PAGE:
Saturday, August 23, 2008

TGIF: A Story About One Friday in Mexico

Even life in Mexico has its ups and downs.

I started my Friday like any other Friday, with my two-hour Spanish class. Not trying to suck up to my teacher or anything, I brought him a piece of the apple pie I made the day before. Pie is for sharing. And seeing that I meant to give the whole pie away, as a thank you to my neighbor, I was able to redeem my selfishness by parting with one slice. I asked my teacher, Jese, "How do you say 'TGIF' in Spanish?" He shook his head, "No, we don't have that expression." Could it be because every day is like Friday in Mexico? Such is the relaxed way of life here. They're not killing themselves with competition and long commutes; you can still find shops closed for a two-hour afternoon siesta.

I drove home after Spanish and noticed some roadside improvements under way. This was encouraging considering Mexico's, shall we say, relaxed approach to maintenance. Mostly one notices the litter. And the billboards reminding people not to. I took a picture for my brother Michael, who runs a non-profit grafitti-prevention/mural-painting program called Operation Clean Slate in Southern California.

When I arrived at home my husband called. "Do you want to come out to the site?" he asked. This was not part of my routine, on a Friday or otherwise. I hadn't been to the construction site of his company's new truck factory since our "Look & See" trip in May. The drive out there takes 45 minutes. I had to weigh out my options first: spend the afternoon in my light, airy office gazing out at the pecan farm or navigate the Mexican obstacle course, known as a highway, to go look at steel beams and bulldozers. Since the fight I picked with him a week ago was still somewhat unresolved, I opted for "Good Wife" and got in the car.

On the way to the factory, only one mile after leaving my house, I encountered a horse running loose down the middle of the road. This is a four-lane throughway with cars going sometimes up to 50 mph (they would go faster if not for the speed bumps). No one was stopping to get this horse off the road. I have lived here long enough (two months) to have seen a dead horse on the road and so many dead dogs I've lost count. So I pulled over, held up my hand to stop the cars, and approached the horse. I took the horse's dangling --and muddy-- lead rope and held on while the horse started running across the lanes. Stupid gringo move, perhaps, but I didn't let go. Still, no one else stopped to help. Suddenly a word came out of my mouth -- and I didn't even know I knew it: "Ayudame!" I called out (help me) and an old man who was gardening at a neighboring house grabbed onto the rope with me. The horse was too strong, it broke free from both us, and trotted further up the road into the oncoming traffic. The old man and I looked at each other and shrugged. "Gracias," I said, and gave him a tender smile. He smiled back, the one remaining tooth in his mouth beaming white. I went back to my car, cried -- for the horse who got away, for the seeming lack of concern for animals here, for the shared smile with the old man -- and then continued on my way.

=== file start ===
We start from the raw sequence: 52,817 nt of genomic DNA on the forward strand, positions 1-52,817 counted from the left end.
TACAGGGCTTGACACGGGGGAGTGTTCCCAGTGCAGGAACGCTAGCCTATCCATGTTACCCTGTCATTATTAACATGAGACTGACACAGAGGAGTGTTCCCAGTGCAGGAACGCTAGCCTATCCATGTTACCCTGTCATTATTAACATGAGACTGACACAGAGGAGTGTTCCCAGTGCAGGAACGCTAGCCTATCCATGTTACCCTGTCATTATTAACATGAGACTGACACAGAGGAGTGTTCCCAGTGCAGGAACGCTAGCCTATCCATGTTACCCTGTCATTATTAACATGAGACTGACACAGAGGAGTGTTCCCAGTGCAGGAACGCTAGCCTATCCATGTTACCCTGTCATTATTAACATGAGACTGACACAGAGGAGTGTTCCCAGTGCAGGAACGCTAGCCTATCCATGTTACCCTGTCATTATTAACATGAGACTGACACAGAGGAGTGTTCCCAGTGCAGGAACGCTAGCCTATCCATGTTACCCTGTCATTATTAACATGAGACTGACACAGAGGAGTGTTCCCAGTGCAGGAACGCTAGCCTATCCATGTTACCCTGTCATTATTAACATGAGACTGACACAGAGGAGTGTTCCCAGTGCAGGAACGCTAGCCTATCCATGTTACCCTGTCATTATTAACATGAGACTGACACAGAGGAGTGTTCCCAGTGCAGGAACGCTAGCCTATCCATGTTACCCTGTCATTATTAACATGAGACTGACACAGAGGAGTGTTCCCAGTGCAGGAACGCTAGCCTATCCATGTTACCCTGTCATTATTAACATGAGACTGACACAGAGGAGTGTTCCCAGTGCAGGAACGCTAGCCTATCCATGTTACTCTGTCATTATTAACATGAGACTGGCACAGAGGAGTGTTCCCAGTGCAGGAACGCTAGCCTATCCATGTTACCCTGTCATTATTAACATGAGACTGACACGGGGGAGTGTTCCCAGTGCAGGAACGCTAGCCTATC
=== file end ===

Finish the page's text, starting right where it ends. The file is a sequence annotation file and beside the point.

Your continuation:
Seeing my husband cheered me up, the white collar executive who looks as good in Carharts as he does in his grey wool suits. Even more cheering, he asked,"Do you want to see the puppies?"

Two stray female dogs have taken up residence at the construction site, and an American man has become their de facto caretaker. He wasn't able, however, to prevent them from getting pregnant by "Black Joe." All that road kill is replaced by new life. I was about to start humming that Elton John song from "The Lion King."

During my site visit we had been pummeled by an afternoon thunderstorm, common for Northern Mexico at this time of year. The streets had turned into rivers. By the time I found a route with water low enough not to flood my low-clearance VW Beetle the 45-minute drive had taken one and a half hours.

When I was a mile from my house I looked for signs of a dead horse. No, nothing. I can only trust that he was retrieved by his rightful owner who needs to learn to tie a better knot.

Finally, home safely, I rewarded myself for surviving the day. Ah....pie.

I feel much better now. TGIF.

Wednesday, August 20, 2008

How to Make An Apple Pie in Mexico

I've had so many people ask me for my pie recipe I am finally getting around to posting a step-by-step Show and Tell. The credit for this apple pie-making technique goes to my Mentor of All Things Pie, Mary Spellman, who owned the shop in Malibu where I worked. I don't think I'm broaching any trade secrets here by publishing this. What's important is that people everywhere know how to make pie.

How to bake an apple pie in Mexico, or wherever else you happen to live:

First, trust a Mexican when they tell you your propane tank is empty, otherwise you may turn on the oven and find your baking plans are foiled. The delivery truck arrived in the nick of time.

Proceed to next step.

Turn on some music to suit your mood. (It was 'Cuban Groove' in my case today.) Pour yourself a glass of wine (if it's that time of day). Set up your supplies.